Different phases of a brisket cooked over twelve hours.

Slow Cooking – Our First Year of MakingBetter

Different phases of a brisket cooked over twelve hours.
How a 13-pound brisket looks after four hours, eight hours and twelve hours

We really like our burnt ends at MakingBetter — I obsess over the grill almost as much as I obsess over coffee, and while I’m always thinking about smoking something (and eating) anything from beets to briskets, turns out it’s a good metaphor for a new consultancy.

When you’re smoking something, it’s only when you start up the grill and put something on it do you have to deal with reality that the meal you want is potential.

Process only gets you so far — grilling is about realizing the potential of what’s been set in motion. You need great raw food tos start with: portabella mushrooms soaked in teriyaki and garlic, a rubbed brisket or pork shoulder, golden beets with cumin and ancho chili powder. Without the right food and preparation, the process can only do so much.

If you got something good to throw onto the grill, you soon find out smoke heavily influences how this will taste, so what you use for fuel has a lot of impact on the outcome. Hickory works for lots of meats and vegetables. Mesquite is especially good for beef. Apple, Cherry and Pecan are good for many foods that aren’t beef.

Temperature in the grill fluctuates while you’re trying to keep the temperature consistent over the long cooking time, so you need to make sure the flow of fuel and oxygen produces consistent results. You want to always be cooking, but if the temperature gets too high, you’ll burn the food and it can easily become inedible. If the flame keeps going out because you’re trying to keep the temperature low, it’s near impossible to get the food cooked just right.

Seasonings you applied at the beginning may not yield the flavor you’re really looking for, so you need to add different seasonings to yield just the flavor you want. Fat and sugars in the food caramelize. They get sweeter. To bring out the flavor, you need other spices to balance sweet, sour, spice and salt.

Everything requires tuning. As much as cooking is about science, grilling is an art. Such, we’ve learned, is starting a business helping people, businesses and industries make something better for themselves and each other.

When we first launched MakingBetter on January 7, 2014, it was with the intent that we’d mostly focus our efforts on a few small projects and workshops while beginning standardization work on xAPI with IEEE-LTSC. Building the business throughout the year created something more than what we started cooking. We had an amazing Up to All of Us in March, which gave us some great ideas to influence our company (smoke). We had some great projects (oxygen) working with great people (fuel). We learned a lot as we adjusted our ideas (seasonings), about how we want to influence both practice and industry, and our clients’ reality.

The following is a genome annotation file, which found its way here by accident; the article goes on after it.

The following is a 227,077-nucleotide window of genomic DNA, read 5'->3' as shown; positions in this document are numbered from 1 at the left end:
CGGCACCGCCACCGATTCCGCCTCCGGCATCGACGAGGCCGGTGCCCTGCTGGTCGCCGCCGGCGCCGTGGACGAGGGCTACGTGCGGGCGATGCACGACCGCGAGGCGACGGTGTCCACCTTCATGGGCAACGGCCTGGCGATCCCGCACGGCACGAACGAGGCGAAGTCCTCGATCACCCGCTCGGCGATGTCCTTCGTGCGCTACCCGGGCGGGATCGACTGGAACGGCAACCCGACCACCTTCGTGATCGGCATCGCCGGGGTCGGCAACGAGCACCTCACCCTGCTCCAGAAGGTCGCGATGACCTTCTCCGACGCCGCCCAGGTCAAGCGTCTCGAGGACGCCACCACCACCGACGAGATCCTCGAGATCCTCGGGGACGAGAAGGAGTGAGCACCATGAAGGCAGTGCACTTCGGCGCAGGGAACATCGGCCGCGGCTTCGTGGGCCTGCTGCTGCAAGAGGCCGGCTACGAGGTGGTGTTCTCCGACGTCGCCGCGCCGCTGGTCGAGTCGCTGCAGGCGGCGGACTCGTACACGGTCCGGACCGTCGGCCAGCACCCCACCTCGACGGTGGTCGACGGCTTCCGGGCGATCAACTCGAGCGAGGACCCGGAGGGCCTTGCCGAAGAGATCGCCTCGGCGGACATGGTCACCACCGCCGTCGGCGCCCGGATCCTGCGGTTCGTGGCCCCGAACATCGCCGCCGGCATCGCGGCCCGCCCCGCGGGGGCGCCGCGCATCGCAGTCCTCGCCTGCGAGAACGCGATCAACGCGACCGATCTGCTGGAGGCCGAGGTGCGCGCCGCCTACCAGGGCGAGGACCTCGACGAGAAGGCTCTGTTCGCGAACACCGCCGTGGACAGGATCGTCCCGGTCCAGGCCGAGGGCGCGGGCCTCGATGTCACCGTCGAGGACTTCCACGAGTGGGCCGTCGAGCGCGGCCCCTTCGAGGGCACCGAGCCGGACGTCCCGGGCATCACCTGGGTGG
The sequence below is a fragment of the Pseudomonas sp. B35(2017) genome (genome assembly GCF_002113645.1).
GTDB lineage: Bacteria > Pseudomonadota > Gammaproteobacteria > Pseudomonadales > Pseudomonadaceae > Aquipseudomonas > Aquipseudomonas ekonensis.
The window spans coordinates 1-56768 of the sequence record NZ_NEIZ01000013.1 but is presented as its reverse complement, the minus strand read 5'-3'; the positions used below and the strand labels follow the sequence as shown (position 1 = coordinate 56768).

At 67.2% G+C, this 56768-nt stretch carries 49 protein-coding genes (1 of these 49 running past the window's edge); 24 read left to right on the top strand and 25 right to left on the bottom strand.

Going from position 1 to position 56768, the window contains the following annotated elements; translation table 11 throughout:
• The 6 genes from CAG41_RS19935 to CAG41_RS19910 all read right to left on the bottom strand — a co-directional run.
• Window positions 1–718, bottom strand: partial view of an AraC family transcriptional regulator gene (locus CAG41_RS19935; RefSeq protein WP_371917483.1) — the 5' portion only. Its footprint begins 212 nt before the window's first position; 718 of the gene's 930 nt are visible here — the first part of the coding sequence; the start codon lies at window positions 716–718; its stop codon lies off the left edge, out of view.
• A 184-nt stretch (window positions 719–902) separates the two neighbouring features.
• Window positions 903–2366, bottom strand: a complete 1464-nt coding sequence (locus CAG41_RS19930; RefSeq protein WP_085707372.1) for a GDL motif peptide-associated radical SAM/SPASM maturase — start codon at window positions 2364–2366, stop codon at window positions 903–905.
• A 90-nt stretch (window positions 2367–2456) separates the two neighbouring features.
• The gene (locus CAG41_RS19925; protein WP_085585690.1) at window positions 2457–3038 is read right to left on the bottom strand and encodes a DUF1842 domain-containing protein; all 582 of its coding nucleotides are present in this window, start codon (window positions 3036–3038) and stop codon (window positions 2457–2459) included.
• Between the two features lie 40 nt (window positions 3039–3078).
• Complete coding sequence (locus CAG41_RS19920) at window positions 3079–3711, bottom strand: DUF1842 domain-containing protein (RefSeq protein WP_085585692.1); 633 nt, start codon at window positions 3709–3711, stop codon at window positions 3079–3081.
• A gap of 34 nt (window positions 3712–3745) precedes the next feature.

Our clients have to work more with tools they already have, technologies that their IT already supports. The revolution Megan & I espouse has to come about as an evolution, working within organizational structures and systems as they are today and nudging things forward from there.

When I was working with ADL, it was easy to talk about the potential for revolutionary performance improvement and deeper learning with the advent of xAPI.

This year, we’ll do more than talk about change; this year, we’re going to point to (and sometimes manifest) solutions. We’re demonstrate how better gets made.

As a consultant I’ve had to budget and manage xAPI projects instead of just evangelizing for them. Megan and I designed new approaches for instruction that model the ideas we’ve talked about for the past five years. We’ve worked to architect integrations of learning systems with other web services and enterprise that are reliable, reusable and supported by our clients’ infrastructure. We’ve built dashboards pulling data out of Learning Record Stores and analyzing them to yield meaningful, valuable information back to stakeholders. It’s been fulfilling work. It’s been challenging work. We love it and we’ve learned a lot from the projects we took on in 2014.

Ideas, when first put to work, are hard when they’re new. Brisket can be really tough to chew if it’s not cooked enough. Fortunately, as any fan of Franklin’s or La Barbecue can tell you, when it’s done well, there’s just nothing better.

We have a few things that are finally getting ready to come off the grill. We’re really fortunate to work on some incredible projects that are about to see the light of day. We’ll be at ATD TechKnowledge 2015 where Megan is on the planning committee. We’ll discuss Content Strategy and Adaptive Learning.

Connections Forum spent most of 2014 on the grill. Now it’s finally cooking to its potential. Register for xAPI Camp which happens on March 24, just before Learning Solutions, in Orlando, Florida.

In weeks to come, we expect you’ll see some amazing things coming from our clients and we’re excited to share them. Most of all, we can’t wait to talk with you… and hopefully sit down with you for some barbecue.

Happy New Year, friends!